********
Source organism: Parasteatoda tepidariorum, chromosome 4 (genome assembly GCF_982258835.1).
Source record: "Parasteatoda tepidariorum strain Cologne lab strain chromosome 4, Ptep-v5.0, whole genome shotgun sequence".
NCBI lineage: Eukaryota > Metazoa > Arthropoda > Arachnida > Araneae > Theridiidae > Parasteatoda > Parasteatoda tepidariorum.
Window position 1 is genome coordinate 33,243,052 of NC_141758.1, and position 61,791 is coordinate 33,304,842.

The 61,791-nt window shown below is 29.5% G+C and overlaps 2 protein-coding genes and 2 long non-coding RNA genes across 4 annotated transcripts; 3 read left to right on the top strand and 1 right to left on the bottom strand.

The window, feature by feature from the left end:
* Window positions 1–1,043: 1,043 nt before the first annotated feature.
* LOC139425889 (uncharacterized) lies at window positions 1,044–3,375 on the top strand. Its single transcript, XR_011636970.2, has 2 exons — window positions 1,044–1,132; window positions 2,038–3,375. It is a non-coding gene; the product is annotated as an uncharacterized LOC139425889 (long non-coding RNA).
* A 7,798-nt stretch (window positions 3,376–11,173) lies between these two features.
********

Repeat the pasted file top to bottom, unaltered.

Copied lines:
Source organism: Parasteatoda tepidariorum, chromosome 4 (genome assembly GCF_982258835.1).
Source record: "Parasteatoda tepidariorum strain Cologne lab strain chromosome 4, Ptep-v5.0, whole genome shotgun sequence".
NCBI lineage: Eukaryota > Metazoa > Arthropoda > Arachnida > Araneae > Theridiidae > Parasteatoda > Parasteatoda tepidariorum.
Window position 1 is genome coordinate 33,243,052 of NC_141758.1, and position 61,791 is coordinate 33,304,842.

The 61,791-nt window shown below is 29.5% G+C and overlaps 2 protein-coding genes and 2 long non-coding RNA genes across 4 annotated transcripts; 3 read left to right on the top strand and 1 right to left on the bottom strand.

The window, feature by feature from the left end:
* Window positions 1–1,043: 1,043 nt before the first annotated feature.
* LOC139425889 (uncharacterized) lies at window positions 1,044–3,375 on the top strand. Its single transcript, XR_011636970.2, has 2 exons — window positions 1,044–1,132; window positions 2,038–3,375. It is a non-coding gene; the product is annotated as an uncharacterized LOC139425889 (long non-coding RNA).
* A 7,798-nt stretch (window positions 3,376–11,173) lies between these two features.